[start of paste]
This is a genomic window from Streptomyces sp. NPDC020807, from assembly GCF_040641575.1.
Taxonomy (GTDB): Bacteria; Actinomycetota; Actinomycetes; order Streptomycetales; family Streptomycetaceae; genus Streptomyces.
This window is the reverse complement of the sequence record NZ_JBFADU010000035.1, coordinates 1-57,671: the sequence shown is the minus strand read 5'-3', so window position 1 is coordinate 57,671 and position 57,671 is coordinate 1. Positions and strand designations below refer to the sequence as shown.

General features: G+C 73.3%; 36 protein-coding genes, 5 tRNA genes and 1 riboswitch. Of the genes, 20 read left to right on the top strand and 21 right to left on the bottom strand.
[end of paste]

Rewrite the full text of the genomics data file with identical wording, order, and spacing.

This is a genomic window from Streptomyces sp. NPDC020807, from assembly GCF_040641575.1.
Taxonomy (GTDB): Bacteria; Actinomycetota; Actinomycetes; order Streptomycetales; family Streptomycetaceae; genus Streptomyces.
This window is the reverse complement of the sequence record NZ_JBFADU010000035.1, coordinates 1-57,671: the sequence shown is the minus strand read 5'-3', so window position 1 is coordinate 57,671 and position 57,671 is coordinate 1. Positions and strand designations below refer to the sequence as shown.

General features: G+C 73.3%; 36 protein-coding genes, 5 tRNA genes and 1 riboswitch. Of the genes, 20 read left to right on the top strand and 21 right to left on the bottom strand.